• Del. Price: “We have allies within the Caucus…But when we are talking about Black suffering, there is something in some people’s minds that would just shut down to remain comfortable. But there are some…there are a few that we can have those conversations with. And I want to at this moment say thank you because, we can’t do this alone – there are only 23 of us…we can’t pass…our bills by ourselves.
  • Del. Bagby: “I really really really really really thought that we weren’t going to be able to get as much done, but collectively everyone played their position. All these different bills, folks didn’t fight over the bills they said, I’m doing this, I’m doing no knock [warrants], I’m doing Juneteenth, I’m doing evictions. It’s so much to do, because in every corner of the Commonwealth, in every segment of the Commonwealth, people that look like us are negatively impacted, so there was so much work to do when the door was open, and so I appreciate those individuals that have gone out and protested in whatever form they they felt necessary…”
  • Del. Bourne called out Del. Steve Heretick (D) – albeit not by name – who voted against Bourne’s Qualified Immunity reform bill, noting “the fact that we still have some folks who represent areas that would would pull a stunt like they did with Senator Lucas and still vote against these criminal justice reforms and the monument issues…”
  • Del. Price commented on the redistricting amendment: “Because redistricting was brought up, I definitely want to say – since we are setting the record straight – that
    the proposed constitutional amendment should be voted down; we encourage you to vote no on number one. I’ll put a link in where you can find out more information, because that amendment does not end gerrymandering, but House Bill 1255 did. And I had been working with advocates and fighting for criteria for which redistricting must meet for the districts. So it’s like, we were drawing our own lines and so at least have some rules to it, right? So this would make political, racial and prison gerrymandering illegal – and that went into effect July 1. So if anybody tells you that gerrymandering is legal in Virginia, send them my way, because House Bill 1255 stopped that. So that was my first one. And the conversation that ensued around redistricting, it was really interesting to me, because some of the folks – talking about how how narratives get flipped and gaslighting – some of the folks that are responsible for the racially gerrymandered districts that got thrown out by the Supreme Court and had to be redrawn by the Special Master are now the ones that are being hailed as gods of fair and independent redistricting. And I was in those back rooms and I remember how some of those folks that want to…say that they’re our allies, when we were trying to get districts that gave Black people equal votes, they were trying to pick up political wins. So they were trying to trade racial gerrymandering for political gerrymandering, for their own comfort, for their own election. And now you telling me it’s a good idea to put eight of us at the table to continue to draw those lines as it would put into the constitution and that is a hard no for me.”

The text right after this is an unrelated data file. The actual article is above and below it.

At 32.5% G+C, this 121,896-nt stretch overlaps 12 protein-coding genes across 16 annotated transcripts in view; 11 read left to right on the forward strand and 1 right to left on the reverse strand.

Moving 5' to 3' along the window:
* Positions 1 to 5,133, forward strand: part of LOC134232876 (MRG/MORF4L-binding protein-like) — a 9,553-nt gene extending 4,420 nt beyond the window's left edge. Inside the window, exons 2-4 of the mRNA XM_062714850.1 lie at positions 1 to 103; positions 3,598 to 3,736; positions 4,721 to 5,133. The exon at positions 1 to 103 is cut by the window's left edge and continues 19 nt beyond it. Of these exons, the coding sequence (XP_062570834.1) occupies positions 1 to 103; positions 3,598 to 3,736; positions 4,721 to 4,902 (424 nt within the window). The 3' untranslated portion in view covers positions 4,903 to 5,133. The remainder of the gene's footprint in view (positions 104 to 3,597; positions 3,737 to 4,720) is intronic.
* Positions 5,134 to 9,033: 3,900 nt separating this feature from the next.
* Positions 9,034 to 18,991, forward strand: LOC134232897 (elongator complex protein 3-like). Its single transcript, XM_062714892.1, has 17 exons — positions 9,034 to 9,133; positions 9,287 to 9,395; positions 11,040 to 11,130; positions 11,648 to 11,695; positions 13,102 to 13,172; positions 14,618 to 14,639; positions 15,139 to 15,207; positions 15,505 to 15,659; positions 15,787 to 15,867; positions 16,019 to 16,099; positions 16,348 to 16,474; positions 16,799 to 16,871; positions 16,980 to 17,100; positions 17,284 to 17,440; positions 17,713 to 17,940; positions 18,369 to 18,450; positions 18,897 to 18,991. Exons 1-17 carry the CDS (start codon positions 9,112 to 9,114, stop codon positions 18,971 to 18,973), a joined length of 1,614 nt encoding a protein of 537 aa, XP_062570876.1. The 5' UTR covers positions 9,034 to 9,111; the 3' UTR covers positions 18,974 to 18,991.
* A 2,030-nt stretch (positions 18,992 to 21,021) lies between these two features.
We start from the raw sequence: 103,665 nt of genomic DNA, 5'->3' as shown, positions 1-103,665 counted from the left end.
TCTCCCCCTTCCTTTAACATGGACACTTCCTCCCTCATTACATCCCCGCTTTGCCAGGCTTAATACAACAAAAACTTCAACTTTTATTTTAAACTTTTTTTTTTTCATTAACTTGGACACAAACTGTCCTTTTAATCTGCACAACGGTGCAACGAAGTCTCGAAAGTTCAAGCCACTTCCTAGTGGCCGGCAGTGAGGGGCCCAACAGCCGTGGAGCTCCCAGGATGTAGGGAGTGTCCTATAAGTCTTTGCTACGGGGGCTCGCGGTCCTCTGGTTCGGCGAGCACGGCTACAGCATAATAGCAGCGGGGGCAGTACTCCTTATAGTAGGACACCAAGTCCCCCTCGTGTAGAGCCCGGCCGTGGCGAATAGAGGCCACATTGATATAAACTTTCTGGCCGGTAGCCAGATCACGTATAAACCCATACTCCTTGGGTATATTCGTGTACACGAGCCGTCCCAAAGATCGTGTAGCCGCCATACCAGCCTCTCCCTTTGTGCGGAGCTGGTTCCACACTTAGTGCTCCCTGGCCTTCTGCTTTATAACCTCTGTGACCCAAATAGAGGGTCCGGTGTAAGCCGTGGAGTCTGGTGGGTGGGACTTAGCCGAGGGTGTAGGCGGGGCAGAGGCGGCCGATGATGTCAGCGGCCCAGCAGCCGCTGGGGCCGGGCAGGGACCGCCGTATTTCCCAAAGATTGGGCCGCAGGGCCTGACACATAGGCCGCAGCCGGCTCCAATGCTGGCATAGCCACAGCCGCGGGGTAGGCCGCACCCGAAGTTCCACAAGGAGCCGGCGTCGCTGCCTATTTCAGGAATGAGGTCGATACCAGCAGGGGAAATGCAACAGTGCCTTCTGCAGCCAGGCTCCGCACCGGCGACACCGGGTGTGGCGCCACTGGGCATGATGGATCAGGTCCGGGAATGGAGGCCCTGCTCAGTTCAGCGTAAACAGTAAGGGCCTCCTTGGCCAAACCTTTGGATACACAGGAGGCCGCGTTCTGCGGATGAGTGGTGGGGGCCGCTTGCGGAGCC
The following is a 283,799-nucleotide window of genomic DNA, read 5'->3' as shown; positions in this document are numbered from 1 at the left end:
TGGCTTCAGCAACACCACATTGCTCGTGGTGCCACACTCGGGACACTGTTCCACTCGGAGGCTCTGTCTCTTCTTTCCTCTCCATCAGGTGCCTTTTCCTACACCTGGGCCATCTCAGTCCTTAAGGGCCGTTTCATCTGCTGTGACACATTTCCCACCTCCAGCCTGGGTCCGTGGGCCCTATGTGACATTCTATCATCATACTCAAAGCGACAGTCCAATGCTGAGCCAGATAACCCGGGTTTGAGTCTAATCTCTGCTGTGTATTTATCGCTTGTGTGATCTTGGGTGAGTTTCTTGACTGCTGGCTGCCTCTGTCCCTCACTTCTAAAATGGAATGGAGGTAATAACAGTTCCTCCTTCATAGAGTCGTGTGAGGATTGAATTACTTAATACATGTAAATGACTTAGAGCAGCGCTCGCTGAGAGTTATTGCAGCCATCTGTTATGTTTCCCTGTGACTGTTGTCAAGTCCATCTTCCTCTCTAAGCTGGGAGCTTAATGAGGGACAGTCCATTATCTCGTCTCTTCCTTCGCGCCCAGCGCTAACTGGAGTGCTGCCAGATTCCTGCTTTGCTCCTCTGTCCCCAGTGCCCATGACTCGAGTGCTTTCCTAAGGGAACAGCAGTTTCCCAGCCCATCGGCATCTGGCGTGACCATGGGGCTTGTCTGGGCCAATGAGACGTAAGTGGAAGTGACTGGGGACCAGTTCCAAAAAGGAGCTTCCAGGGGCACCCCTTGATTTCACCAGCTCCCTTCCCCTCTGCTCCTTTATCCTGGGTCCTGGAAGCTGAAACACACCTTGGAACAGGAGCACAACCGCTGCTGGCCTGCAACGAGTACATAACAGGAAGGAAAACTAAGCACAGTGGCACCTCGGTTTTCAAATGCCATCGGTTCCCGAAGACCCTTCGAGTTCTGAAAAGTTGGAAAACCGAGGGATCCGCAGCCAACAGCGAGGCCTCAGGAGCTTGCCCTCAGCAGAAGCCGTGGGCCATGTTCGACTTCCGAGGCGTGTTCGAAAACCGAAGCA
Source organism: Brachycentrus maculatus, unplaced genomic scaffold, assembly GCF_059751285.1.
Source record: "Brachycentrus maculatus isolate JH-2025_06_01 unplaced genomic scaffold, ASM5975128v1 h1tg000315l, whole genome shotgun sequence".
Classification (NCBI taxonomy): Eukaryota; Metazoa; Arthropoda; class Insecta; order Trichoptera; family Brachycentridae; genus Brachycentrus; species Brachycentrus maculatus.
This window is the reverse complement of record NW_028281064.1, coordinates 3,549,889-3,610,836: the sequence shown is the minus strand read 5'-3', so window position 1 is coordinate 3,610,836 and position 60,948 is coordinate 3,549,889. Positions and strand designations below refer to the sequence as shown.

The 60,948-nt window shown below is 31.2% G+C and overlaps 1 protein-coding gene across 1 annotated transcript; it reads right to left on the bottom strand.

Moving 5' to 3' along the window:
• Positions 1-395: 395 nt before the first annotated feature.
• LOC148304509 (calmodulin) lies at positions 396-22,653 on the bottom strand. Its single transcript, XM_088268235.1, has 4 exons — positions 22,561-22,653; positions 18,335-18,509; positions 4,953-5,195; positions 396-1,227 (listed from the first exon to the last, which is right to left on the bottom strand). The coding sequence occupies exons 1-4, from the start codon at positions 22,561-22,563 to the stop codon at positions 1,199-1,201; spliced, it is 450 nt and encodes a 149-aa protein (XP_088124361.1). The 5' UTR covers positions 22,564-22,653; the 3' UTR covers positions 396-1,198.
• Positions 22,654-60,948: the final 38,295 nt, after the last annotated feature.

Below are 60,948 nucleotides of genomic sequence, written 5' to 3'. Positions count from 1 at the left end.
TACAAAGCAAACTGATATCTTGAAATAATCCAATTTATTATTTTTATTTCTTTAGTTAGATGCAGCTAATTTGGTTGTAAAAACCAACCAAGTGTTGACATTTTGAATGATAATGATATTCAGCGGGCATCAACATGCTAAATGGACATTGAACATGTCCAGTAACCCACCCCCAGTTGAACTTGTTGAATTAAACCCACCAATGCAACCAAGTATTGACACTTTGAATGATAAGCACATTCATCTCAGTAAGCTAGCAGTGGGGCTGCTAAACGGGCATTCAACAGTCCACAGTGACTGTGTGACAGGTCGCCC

• Del. Jones: “Every time we pass one of these bills every time we we are moving the ball forward. I feel like we’re taking a brick out of out of the proverbial mass incarceration prison that has been built by the people on the other side of the aisle for decades. And there are people who are sitting in there still who built that prison and every time we are pushing this ball forward, we’re making these gains, it’s like we’re dropping a brick on their head, and I love love love love watching their faces as it happens, because they can’t stop it and you can see it that it burns them up, because they have created this system that has oppressed people forever…We have a chance to really undo a lot of the ills of this society.
  • Del. Aird: “All Democrats are not created equal. There is a clear spectrum that we are talking about….this is what we are describing on this call. You have members that are prepared to do the work that impact our communities, that’s all about progressive issues. But you have a lot of members that are still present today that would like to be not talking about these issues, that have a base that supports them not talking about these issues, and they are roadblocks every step of the way and will continue to be as we are trying to bring about criminal justice reform and a number of other issues that impact black and brown communities.”